About this artwork

Mary Fairfax was the daughter of a naval officer and born in Jedburgh. As was customary for young ladies, she received very little formal education. Yet she taught herself algebra in secret and, as a young wife and mother, she continued to study mathematics. Widowhood at twenty-seven gave her the independence to develop her intellectual interests and her second husband, William Somerville, proved more supportive than her first. Somerville’s particular contribution to nineteenth-century science lay in her powers of analysis and explication rather than original research. She translated Laplace’s ‘The Mechanism of the Heavens’ into English and wrote a bestselling book on physics. After her death, Somerville College in Oxford was named in her honour.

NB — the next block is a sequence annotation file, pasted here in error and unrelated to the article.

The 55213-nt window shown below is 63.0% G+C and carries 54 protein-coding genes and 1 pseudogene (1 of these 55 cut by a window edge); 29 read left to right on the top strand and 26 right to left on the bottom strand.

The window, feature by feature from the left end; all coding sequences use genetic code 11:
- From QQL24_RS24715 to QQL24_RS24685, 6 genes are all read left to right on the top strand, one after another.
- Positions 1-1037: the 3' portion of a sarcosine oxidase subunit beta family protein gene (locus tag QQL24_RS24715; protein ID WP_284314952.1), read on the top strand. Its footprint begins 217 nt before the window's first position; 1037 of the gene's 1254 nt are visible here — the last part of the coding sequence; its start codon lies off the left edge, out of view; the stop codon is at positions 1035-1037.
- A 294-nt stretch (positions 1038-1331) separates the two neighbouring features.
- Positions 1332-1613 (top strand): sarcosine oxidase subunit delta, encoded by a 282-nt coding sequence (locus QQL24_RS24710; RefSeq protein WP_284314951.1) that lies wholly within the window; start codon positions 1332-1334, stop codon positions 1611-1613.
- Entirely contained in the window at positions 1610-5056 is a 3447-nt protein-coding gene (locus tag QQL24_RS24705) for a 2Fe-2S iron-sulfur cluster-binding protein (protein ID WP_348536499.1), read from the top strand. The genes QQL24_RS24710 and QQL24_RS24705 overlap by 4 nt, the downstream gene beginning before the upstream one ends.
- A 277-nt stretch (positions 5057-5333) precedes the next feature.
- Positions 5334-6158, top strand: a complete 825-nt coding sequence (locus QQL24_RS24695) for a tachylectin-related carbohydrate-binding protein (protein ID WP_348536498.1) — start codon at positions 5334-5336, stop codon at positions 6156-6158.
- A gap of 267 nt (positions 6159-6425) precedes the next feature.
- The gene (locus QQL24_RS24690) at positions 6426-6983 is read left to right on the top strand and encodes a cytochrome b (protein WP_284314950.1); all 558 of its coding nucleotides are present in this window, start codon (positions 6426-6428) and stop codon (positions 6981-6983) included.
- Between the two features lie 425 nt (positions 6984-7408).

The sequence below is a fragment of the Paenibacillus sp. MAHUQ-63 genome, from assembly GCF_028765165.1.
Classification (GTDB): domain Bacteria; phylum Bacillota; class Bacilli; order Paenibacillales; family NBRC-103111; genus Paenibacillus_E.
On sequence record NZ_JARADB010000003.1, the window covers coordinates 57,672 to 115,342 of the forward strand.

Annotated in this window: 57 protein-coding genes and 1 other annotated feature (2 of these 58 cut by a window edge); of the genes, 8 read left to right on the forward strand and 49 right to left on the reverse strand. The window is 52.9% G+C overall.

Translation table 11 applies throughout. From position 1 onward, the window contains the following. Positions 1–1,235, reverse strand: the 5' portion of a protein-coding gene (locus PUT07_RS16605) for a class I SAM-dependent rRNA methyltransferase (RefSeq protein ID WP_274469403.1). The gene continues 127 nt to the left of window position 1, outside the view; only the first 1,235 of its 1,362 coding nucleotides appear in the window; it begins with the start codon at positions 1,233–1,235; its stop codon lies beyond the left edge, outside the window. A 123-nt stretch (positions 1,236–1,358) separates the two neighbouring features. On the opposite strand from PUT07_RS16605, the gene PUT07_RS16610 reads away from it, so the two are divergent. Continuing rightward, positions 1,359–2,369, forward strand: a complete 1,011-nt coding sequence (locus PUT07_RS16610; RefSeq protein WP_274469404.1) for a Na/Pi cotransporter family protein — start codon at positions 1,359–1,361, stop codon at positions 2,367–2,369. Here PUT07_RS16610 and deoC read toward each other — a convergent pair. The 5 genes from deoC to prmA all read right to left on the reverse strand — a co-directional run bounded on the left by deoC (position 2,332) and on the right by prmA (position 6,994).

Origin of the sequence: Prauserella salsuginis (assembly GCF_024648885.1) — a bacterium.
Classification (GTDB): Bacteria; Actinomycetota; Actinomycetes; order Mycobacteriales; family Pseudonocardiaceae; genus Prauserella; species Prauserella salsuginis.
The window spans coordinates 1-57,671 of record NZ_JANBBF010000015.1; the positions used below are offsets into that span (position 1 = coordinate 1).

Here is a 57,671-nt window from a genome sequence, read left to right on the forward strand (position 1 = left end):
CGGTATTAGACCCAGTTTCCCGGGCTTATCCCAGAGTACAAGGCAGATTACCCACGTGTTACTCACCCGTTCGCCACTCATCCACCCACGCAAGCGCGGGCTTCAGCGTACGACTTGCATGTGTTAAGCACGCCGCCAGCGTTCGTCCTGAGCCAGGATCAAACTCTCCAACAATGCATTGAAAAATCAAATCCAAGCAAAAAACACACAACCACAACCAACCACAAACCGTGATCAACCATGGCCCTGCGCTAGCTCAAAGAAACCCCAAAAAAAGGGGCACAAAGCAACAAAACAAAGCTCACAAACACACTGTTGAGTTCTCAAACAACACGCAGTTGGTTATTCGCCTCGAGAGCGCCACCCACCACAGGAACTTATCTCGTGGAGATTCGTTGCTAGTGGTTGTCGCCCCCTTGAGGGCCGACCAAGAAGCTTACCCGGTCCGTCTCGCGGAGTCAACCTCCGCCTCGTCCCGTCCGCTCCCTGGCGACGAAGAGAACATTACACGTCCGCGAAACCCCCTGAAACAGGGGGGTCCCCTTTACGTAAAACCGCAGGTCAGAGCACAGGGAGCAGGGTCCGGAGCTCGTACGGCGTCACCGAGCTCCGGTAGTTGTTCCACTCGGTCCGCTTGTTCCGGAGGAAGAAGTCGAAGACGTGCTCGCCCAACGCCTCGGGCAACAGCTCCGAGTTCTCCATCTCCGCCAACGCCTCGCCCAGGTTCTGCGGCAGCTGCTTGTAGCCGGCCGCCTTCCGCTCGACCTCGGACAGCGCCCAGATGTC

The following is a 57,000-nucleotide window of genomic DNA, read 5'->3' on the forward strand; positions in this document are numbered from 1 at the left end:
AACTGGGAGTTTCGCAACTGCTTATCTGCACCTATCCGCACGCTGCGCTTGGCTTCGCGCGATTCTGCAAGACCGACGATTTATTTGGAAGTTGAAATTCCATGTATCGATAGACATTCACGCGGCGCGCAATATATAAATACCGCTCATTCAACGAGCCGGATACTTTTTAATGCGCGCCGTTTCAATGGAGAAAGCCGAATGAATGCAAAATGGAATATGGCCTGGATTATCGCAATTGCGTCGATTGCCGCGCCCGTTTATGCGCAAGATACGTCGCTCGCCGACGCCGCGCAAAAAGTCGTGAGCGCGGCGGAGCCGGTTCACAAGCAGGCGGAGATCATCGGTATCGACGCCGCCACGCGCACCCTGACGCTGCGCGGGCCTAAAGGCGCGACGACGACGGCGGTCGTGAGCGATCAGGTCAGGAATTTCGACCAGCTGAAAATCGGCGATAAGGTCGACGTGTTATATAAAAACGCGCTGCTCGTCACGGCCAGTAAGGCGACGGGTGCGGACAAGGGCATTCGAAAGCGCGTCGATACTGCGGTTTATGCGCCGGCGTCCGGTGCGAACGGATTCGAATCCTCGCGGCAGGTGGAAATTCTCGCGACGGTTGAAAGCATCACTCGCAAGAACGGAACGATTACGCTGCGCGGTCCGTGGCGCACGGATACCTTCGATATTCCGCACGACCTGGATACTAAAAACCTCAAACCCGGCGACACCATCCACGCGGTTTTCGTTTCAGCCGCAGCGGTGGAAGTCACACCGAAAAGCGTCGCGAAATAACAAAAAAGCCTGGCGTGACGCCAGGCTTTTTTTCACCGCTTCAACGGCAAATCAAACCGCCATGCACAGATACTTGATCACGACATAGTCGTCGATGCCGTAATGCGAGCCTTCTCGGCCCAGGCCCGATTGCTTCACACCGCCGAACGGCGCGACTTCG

Thomas Phillips

Thomas Phillips

The English portrait painter Thomas Phillips is best known for his portrayals of ‘men of genius’. After his apprenticeship with a Birmingham glass engraver, Phillips moved to London in 1790 where he enrolled at the Royal Academy Schools. Despite his initial preference for history painting, he soon realised that portraiture could earn him a living. Throughout his long career Phillips painted more than 700 portraits. His sitters, many of whom were scientists and writers, included Brunel, Faraday, Byron and four presidents of the Royal Society. In 1808 Phillips was elected a member of the Royal Academy and in 1824 he became its professor of painting, an office which he held until 1832. His ‘Lectures on the History and Principles of Painting’ were published in 1833.